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Friday, 25 February 2011

When you are ill, feeling a bit peaky or pachucha as it's known here, the last thing you want bellowing down the phone at you as you try to make an appointment is a woman who starts her sentences with the word Que? The only way I can describe it is if someone constantly addressed you as 'boyo'. I haven't got it in for the Welsh or the Aragonese per se but I'm sure I've mentioned  the similarity here with say our cousins in Merthyr Tidsville, another obsession of mine. One of the few differences being the women of Merthyr might chin you to get to the bar whereas here they definately would elbow you in a cake shop. Anyway, said woman kept bellowing Que? at me before I'd opened a sentence and that's how I found myself at urgencias this afternoon with my ongoing faringitis and anginas. the doctor who saw me didn't exactly have what you might call a bedside manner either and like my dentist a few months back, was heard to mutter 'Dios mio' as he put stethoscope to chest. I could have told him that and added that he should just give me the prescription for the stuff needed that I refuse to buy over the counter so I can go back to work to keep me in the drugs I have become accustomed to, namely drink.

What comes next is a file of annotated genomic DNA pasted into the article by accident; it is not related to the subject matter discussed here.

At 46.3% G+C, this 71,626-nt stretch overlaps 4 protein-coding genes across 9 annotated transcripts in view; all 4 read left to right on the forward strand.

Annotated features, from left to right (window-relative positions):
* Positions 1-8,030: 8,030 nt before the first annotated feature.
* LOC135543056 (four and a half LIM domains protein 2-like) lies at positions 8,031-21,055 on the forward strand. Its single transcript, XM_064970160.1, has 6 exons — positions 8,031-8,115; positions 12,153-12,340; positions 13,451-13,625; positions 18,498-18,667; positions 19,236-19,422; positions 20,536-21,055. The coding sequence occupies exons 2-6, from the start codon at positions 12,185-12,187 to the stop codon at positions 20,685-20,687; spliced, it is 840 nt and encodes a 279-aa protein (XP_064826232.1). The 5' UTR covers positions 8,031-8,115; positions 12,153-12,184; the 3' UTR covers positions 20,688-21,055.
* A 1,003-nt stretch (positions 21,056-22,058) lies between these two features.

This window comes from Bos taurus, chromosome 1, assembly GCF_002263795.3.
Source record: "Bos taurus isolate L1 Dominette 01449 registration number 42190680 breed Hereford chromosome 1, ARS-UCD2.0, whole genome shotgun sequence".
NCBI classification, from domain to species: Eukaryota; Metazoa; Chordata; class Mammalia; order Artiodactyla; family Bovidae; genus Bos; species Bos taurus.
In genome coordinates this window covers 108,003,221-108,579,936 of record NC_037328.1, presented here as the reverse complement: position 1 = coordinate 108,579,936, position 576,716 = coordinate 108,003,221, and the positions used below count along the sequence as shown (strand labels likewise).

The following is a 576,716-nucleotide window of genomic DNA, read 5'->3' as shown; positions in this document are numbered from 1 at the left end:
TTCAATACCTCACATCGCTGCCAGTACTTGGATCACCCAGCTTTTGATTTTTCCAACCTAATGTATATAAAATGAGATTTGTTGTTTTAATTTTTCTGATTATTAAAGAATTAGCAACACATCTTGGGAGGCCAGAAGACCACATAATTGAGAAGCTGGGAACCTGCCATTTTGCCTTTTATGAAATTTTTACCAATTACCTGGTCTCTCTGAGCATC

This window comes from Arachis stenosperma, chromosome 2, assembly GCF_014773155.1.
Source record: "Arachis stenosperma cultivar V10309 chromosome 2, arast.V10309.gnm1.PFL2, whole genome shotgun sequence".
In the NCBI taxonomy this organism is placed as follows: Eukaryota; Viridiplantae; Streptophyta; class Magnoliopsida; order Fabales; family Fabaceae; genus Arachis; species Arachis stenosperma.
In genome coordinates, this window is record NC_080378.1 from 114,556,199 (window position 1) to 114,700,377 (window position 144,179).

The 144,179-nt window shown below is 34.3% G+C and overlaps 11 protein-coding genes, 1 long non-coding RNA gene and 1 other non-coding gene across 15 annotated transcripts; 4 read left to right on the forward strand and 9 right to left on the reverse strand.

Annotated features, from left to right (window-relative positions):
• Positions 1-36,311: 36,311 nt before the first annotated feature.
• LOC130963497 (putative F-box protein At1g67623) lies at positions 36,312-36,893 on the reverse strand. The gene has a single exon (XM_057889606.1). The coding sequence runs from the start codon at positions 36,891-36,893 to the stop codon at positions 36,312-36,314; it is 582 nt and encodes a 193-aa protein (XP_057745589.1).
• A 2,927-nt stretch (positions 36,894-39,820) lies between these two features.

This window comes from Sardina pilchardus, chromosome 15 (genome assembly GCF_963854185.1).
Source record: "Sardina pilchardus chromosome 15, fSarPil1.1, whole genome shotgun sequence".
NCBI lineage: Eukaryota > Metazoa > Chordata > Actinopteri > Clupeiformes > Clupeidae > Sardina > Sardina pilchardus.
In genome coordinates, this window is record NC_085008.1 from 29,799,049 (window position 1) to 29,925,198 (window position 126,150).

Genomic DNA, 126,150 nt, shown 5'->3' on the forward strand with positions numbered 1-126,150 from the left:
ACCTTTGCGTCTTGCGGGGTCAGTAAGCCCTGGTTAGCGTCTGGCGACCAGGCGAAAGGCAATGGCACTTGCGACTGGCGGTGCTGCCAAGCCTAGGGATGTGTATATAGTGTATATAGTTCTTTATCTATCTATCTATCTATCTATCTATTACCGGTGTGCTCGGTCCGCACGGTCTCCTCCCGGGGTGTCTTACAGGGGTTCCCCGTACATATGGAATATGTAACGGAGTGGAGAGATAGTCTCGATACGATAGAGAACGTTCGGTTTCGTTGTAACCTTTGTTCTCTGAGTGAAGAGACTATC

Getting back to the accent , the Aragonese will tell you with great joy that other Spaniards tell them that when they speak it sounds as though they are singing. It doesn't. Up close it isn't too bad, in fact I would say that Aragon is quite a good place to come and learn Spanish and there are many voices the equivalent of Richard Burton's. The problem is when someone starts 'having a chat upstairs about nothing, probably'. It sounds like a cross between a ticking off from the news reader Huw Edwards crossed with a drowning yodeller. If this is bad enough, wait till you hear the Jota...

1 comment:

Brett Hetherington said...

Richard Burton had one of the most compelling speaking voices I have ever heard. "The miners believed themselves to be the aristocrats of the working class."

"Here is a clip of him discussing the glories of mining in Wales -- in the miners' eyes. It is, improbably, one of the most beautiful monologues on the dignity of labor ever recorded."